1st Prize in the German Landscape Architecture Award 2015
TOPOTEK 1 and hg merz’s design proposal began in 2010 with a landscape architectural competition (in conjunction with architectural, historic preservation and urban planning expertise) for the re-envisioning of the site. The project has won the first prize among 127 entries.
The classic scriptures of antiquity are almost all lost. We know about the biblical paradise or Herodotus’ historiography mainly from transcripts that were created in the medieval scriptoria of monasteries. One of the most important centres of such re-edition of cultural memory was the Benedictine Abbey in Lorsch, Germany near the river Rhine. Dissolved as a monastery in 1557, and acknowledged as a UNESCO World Heritage Site in 1991, the site shares the destiny of the antique scriptures: little is left of its original substance.
The central design idea is to render history visible as landscape space, aiming to make the remnants and former existence of the monastery legible again. At the site of this historic Lorsch abbey most of history had been wiped clean, the historic monastery is in fact missing the monastery. What was left is a void of history, a nothingness strikingly elegant, powerful and compelling. Our aim was to exemplify and emphasis this nihility, to express presence and history through the sites inherent and austere nothingness.Unlike former, often historicising visualizations, the new design is based on the language of the ground. What today can safely be considered the true extent of the waned monastery is retold through topographic gestures. To resurrect historical tangibility, the footprint of the lost compound and the central axis of the monastery were traced and etched into the landscape. The outlines of the church, the walled entrance court and the conclave with its cloister are defined and represented by slightly protruding terrain. A sharply drawn raised slope, some thirty-five centimeters high creates an imprint of lost architectural volume generating absence legible in space. The open lawn terrain and grass-covered traced footprints are materially seamlessly unified. Like the tactile writing system of braille, the landscape undulates with physical symbols craving to be read.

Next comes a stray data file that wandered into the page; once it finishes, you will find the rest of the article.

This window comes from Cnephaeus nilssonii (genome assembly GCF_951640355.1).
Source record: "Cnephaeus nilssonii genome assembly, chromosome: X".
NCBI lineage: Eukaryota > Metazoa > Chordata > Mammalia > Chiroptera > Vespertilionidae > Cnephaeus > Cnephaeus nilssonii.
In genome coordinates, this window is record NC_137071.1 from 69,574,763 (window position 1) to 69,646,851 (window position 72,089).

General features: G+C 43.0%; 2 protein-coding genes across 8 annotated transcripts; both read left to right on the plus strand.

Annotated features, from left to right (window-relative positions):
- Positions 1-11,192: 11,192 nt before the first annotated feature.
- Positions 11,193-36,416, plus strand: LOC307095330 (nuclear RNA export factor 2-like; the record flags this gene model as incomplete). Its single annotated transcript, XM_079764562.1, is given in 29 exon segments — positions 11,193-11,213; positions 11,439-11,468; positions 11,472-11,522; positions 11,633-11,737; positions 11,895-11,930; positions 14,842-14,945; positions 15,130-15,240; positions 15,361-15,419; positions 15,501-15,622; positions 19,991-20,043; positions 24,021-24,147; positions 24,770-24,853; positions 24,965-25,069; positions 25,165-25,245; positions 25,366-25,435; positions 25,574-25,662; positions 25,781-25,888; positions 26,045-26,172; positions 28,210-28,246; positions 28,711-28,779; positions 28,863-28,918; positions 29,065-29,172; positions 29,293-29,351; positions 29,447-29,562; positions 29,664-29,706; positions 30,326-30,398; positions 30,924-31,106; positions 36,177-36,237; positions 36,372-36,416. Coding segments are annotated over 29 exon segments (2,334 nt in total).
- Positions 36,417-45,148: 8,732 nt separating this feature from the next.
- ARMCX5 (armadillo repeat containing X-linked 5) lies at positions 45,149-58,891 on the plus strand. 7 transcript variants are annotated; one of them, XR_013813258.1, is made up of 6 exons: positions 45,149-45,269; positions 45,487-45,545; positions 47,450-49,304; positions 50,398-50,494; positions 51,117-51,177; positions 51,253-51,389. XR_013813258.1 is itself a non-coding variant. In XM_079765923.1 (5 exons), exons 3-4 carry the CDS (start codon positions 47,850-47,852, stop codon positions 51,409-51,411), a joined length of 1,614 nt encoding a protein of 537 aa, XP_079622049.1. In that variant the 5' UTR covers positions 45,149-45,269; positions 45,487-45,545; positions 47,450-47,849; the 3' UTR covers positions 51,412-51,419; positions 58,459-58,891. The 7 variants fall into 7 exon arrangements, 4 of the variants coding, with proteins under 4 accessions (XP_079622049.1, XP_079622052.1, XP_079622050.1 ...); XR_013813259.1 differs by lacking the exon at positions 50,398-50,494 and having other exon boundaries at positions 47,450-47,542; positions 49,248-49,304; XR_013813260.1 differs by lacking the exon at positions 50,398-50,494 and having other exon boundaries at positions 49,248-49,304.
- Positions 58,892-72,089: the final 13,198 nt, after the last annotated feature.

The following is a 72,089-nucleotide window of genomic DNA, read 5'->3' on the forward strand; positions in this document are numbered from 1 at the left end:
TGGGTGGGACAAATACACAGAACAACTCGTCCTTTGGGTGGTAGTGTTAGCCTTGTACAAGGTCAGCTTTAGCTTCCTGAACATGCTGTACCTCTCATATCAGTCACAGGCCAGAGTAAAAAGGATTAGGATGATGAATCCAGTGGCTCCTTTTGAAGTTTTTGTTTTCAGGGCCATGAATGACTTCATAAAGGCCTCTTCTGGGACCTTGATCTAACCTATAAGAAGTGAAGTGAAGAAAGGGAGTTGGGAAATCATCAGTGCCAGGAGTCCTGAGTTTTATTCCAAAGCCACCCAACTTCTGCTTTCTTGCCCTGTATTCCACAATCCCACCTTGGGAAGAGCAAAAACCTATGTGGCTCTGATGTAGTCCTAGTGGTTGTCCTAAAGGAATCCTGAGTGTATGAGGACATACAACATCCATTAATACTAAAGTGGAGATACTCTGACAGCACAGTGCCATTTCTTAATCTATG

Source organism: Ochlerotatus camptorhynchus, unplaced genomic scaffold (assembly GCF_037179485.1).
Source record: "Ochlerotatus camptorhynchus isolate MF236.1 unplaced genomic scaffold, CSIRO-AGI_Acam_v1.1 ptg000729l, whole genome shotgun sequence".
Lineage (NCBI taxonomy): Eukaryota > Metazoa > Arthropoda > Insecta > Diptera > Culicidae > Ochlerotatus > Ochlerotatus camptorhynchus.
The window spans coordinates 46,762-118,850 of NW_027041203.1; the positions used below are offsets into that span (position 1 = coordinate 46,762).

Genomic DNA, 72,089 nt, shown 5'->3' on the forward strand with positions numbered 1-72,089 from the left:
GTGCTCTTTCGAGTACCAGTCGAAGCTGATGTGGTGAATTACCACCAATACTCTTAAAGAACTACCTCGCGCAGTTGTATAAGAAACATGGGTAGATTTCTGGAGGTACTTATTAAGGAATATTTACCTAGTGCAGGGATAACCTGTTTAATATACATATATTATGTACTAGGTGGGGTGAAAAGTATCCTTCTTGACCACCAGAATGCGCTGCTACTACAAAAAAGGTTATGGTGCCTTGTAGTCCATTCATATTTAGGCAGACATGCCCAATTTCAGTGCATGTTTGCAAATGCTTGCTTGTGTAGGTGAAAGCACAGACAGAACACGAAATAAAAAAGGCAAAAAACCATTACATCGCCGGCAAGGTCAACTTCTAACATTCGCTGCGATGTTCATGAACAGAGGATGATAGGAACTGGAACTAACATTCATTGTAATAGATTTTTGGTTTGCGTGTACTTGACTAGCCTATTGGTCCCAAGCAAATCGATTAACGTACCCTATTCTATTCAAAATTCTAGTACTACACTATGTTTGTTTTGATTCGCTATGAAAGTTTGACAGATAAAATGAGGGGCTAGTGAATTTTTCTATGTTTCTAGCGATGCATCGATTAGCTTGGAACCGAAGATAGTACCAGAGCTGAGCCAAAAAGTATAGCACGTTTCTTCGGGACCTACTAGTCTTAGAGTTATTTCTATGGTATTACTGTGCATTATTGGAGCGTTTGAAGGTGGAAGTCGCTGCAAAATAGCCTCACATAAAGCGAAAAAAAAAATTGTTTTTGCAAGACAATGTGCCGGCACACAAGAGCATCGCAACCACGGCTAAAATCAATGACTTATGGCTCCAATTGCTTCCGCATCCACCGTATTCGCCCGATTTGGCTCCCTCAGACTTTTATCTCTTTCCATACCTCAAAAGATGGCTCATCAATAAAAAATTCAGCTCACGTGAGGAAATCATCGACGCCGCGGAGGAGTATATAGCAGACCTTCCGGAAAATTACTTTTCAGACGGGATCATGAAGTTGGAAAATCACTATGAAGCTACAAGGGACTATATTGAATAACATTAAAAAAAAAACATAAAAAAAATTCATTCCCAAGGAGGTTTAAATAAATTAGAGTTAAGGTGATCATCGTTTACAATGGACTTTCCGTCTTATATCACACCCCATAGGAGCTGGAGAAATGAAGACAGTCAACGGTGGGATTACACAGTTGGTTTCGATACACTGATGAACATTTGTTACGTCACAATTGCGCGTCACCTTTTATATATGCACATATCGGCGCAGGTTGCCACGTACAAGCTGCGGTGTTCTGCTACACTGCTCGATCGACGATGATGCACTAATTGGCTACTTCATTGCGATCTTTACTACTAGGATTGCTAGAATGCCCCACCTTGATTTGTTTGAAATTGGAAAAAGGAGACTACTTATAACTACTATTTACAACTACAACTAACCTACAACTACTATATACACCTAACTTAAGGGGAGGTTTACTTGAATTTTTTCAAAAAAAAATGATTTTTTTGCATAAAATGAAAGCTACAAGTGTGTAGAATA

Across the open field the sharp angles of the former architectural footprints jut out into the agape terrain, creating provocative architectonic forms across the lush green landscape. Through the juxtaposition of the scenic landscape and the raised geometric forms a quiet yet dramatic poeticism is born. These graphical imprints read as the ghosts of history stamped on the historical open landscape. While at first perhaps perceived as incidental insignia, as the viewer steps away full forms are born through the raised outlines. Shapes become recognizable, building imprints legible and architectural volumes imagined.
When engaged in projects of restoration designers are confronted with the task of remaking and reinventing, it is essentially an act of reconstructing history. Here we chose not to resuscitate the lost reality of the Abbey but instead to link the past with the present. The open lawn provides a textural backdrop to the site and allows for overall free access: the visitor here experiences the UNESCO site as an uninterrupted park in which one can interpret history. Read like ancient markings of a lost civilization, the legacy of Lorsch Abbey becomes a topographic transcript. The physical abbey, lost for centuries, becomes palabable and the historical significance of the site given quite dignity. In creating the historical reliefs there was no excavation, as an essential facet of the plan, the strata of history remained intact.
Project: UNESCO World Heritage Site Cloister Lorsch
Site: Lorsch (Hesse), Germany
Client: Administration of State Palaces and Gardens Hesse / City of Lorsch
Project Team: TOPOTEK 1 with hg merz Architekten
Competition: 1st Prize, 2010
Planning and Realization: 2010–2014
Size: 6 ha